Aaron R. Davis
Spider-Man, the Hulk, and Iron Man are all wearing mouse ears today.
The big news yesterday was that the Walt Disney Company announced plans to acquire Marvel Entertainment, Inc. Once the sale is final, Walt Disney will own Marvel Comics and its over 5,000 comic book characters. Disney aims to become the sole distributor of Marvel properties (the way Warner Bros. is for DC Comics) and make lots and lots of money in the process.
I think it’s a good decision for Disney. Disney’s second cable channel, Disney XD, runs 20 hours of programming every week that features Marvel Comics characters, and it does great things for their ratings. When Marvel isn’t allowing mind-destroying garbage like Ghost Rider or Rise of the Silver Surfer to get made, they manage to make some hit movies, too. There’s a lot of money in merchandising and trade reprints, and Marvel has created one or two of the most recognizable fictional characters in the world.
This is an even better decision for Marvel. Not only does this give them stable financial help (Marvel always seems to be struggling for operating cash when it’s not going bankrupt), but a better global reach and access to some of the best technology and creative minds the entertainment world has to offer.
At any rate, it probably means an improvement over those terrible animated DVDs Marvel keeps putting out, which I’m always hearing are “really good” when they’re actually “not as terrifically shitty as you’d think looking at the commercials.”
How does this affect Marvel? Well, in the short term, not very much. It’s going to be a slow build, like it was with the Muppets.
When Disney bought the Muppets back in 2004, they had to honor the licensing and distribution deals the Jim Henson Company already had in place. Which is why, with the exception of the TV movie The Muppets’ Wizard of Oz and a couple of Disney Channel specials, it took years for Disney to be able to do anything with the Muppets. Though it looked like Disney was just sitting on the Muppets for years, they were actually waiting for a number of deals to run out. They bided their time, putting out DVDs of older material and trying to get deals in place for when they could invoke the standard rich and famous contract for Kermit the Frog and company. That’s why it’s only been since last year or so that the Muppets started popping up in theme parks and starring in a new Christmas special (and this season there’ll be a Halloween special and, maybe next year, a new movie).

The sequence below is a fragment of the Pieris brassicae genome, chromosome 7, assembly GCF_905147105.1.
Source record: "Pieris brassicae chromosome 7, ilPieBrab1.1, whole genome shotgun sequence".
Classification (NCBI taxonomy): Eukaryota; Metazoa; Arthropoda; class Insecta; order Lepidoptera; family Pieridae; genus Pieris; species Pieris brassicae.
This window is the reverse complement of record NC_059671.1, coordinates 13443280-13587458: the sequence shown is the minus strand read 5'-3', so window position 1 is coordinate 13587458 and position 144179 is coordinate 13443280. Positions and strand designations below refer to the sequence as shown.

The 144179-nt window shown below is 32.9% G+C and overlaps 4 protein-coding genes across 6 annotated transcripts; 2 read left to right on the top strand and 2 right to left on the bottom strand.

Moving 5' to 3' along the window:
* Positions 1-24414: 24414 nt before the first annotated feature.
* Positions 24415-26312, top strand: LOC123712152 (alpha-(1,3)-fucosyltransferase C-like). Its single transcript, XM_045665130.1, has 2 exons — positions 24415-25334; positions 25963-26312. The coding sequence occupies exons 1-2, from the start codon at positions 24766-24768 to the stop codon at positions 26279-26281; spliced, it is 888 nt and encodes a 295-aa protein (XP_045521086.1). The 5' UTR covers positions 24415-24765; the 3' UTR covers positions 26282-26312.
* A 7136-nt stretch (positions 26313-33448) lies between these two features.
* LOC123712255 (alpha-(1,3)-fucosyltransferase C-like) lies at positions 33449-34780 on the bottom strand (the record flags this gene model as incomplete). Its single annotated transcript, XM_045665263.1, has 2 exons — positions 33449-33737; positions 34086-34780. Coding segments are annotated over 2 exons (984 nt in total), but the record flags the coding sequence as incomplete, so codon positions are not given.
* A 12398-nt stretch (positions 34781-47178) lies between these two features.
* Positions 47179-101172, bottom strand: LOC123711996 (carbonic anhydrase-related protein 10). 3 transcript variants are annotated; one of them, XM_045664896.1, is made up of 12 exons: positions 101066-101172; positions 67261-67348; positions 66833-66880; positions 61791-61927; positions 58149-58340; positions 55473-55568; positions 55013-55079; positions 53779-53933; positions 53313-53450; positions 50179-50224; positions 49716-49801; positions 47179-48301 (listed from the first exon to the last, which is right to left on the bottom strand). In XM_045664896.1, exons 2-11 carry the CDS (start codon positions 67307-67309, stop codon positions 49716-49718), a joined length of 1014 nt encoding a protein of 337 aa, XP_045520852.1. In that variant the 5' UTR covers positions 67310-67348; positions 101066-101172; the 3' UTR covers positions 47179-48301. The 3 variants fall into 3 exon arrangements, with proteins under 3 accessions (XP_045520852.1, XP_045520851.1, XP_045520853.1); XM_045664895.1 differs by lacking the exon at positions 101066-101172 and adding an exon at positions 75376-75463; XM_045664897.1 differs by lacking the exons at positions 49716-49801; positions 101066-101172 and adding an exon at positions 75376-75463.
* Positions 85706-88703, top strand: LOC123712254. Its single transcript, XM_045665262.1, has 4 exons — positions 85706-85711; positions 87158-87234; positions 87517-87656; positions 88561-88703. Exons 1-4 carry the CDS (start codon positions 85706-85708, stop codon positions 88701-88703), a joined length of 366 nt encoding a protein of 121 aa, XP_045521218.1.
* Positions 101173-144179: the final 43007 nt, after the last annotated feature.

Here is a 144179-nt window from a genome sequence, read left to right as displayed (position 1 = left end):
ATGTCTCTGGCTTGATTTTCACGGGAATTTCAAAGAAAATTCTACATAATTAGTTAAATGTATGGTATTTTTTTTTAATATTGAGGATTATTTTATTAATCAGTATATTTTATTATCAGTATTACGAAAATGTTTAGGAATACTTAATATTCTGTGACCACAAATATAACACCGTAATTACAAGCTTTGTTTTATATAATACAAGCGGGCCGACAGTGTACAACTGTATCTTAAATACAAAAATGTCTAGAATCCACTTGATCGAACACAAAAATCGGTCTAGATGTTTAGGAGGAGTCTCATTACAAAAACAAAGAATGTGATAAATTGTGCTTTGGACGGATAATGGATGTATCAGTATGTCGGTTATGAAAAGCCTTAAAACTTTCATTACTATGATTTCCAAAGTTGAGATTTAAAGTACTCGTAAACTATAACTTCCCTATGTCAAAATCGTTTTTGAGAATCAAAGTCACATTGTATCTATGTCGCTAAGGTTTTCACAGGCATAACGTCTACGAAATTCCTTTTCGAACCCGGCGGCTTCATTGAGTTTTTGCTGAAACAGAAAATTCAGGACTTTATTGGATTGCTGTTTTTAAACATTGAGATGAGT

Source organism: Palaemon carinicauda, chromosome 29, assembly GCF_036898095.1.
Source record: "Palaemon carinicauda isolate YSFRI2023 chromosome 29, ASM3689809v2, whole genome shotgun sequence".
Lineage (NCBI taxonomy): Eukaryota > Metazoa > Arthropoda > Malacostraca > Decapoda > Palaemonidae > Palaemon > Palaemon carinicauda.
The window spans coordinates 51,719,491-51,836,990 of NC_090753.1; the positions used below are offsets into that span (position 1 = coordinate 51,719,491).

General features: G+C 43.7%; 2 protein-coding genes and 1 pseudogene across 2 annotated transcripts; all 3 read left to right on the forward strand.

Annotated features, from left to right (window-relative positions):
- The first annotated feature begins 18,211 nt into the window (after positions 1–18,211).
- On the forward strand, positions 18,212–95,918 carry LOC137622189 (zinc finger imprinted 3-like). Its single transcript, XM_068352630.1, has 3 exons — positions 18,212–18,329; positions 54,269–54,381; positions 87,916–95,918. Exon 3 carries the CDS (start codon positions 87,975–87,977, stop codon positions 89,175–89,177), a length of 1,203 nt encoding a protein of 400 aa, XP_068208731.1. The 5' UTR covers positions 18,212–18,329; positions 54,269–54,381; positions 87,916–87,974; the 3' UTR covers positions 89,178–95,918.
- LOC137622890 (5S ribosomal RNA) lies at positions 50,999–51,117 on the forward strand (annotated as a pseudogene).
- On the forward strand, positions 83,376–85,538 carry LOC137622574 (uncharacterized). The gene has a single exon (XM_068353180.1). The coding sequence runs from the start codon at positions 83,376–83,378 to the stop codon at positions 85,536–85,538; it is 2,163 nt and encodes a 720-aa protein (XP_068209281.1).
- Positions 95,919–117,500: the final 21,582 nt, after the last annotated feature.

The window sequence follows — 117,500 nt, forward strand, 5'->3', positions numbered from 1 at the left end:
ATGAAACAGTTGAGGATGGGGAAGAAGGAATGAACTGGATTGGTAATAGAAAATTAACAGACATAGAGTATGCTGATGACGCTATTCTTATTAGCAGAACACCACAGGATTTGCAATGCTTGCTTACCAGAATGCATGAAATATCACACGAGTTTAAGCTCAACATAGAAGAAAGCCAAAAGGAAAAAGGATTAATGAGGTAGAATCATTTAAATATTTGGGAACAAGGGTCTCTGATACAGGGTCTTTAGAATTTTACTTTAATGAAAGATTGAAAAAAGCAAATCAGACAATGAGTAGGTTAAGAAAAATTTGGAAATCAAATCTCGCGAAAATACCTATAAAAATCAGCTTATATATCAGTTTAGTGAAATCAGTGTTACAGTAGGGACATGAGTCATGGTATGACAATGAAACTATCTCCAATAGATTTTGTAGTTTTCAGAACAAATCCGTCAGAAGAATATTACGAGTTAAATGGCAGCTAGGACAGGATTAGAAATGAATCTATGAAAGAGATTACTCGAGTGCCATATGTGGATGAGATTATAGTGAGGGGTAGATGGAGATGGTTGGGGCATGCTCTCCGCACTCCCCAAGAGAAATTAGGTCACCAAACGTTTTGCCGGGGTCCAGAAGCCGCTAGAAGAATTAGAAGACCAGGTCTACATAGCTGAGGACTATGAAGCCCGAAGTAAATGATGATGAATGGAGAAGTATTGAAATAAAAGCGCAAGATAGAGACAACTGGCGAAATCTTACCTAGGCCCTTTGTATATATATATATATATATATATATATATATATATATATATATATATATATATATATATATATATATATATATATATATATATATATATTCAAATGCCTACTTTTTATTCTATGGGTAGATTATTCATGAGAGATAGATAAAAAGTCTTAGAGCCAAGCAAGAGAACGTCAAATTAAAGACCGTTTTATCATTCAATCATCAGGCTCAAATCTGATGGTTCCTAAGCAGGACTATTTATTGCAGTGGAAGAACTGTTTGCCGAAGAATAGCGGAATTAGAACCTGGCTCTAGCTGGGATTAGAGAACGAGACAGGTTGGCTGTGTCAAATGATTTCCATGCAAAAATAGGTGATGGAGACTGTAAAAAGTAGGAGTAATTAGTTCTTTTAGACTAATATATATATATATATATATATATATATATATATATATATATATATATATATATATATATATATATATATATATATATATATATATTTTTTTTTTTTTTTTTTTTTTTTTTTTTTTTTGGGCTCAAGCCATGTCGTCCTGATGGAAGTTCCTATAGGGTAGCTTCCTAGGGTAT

It’ll be the same with Marvel. The movie rights are all over the place: Spider-Man’s at Sony, Iron Man’s at Paramount, the Hulk’s at Universal, the X-Men are at Fox. Besides which, there’s this whole Avengers series of movies that Paramount is doing – they’ve contracted for at least five. So Disney’s really going to have quite a wait before they can access those characters for any movies. Which is fine, I think. Marvel has many other characters in the wings, and Disney has a thriving direct-to-DVD market and is desperate to make a bigger splash in video games …
Granted, this news may not be good to you, but after everything Joe Quesada and Brian Michael Bendis and the spectacularly untalented Mark Millar have done to destroy the Marvel Universe (for future reference: replacing fun and drama with heavy cynicism doesn’t make your comics “mature”), the only real disappointment I have here is that Quesada isn’t being replaced with someone who knows what they’re doing instead of blindfolding himself and throwing a dart at his “idea” board. (And he seems to only be able to hit the “more sexism” card, anyway.)
I welcome this news, because I still think Disney is, for the most part, a home for quality entertainment. And I like that Disney is now the home of Pixar, the Muppets and Marvel Comics. When I hear Bob Iger say that one of the best decisions Disney made about their Pixar acquisition was to not interfere in Pixar’s business, it makes me smile knowing that Marvel will be free to be Marvel. And when I hear John Lasseter is excited about Pixar making Marvel Comics movies, it just makes me smile. Because, let’s face it, Donald Duck, the Hulk and Gonzo the Great all live in the same dorm in my head, anyway.
And if Marvel publishes Spider-Man vs. Mickey Mouse, I’ll buy it just as soon as I bought Superman vs. Bugs Bunny. Because I’m that kind of fanboy.
Aaron R. Davis lives in a cave at the bottom of the ocean with his eyes shut tight and his fingers in his ears. You can contact him at firstname.lastname@example.org.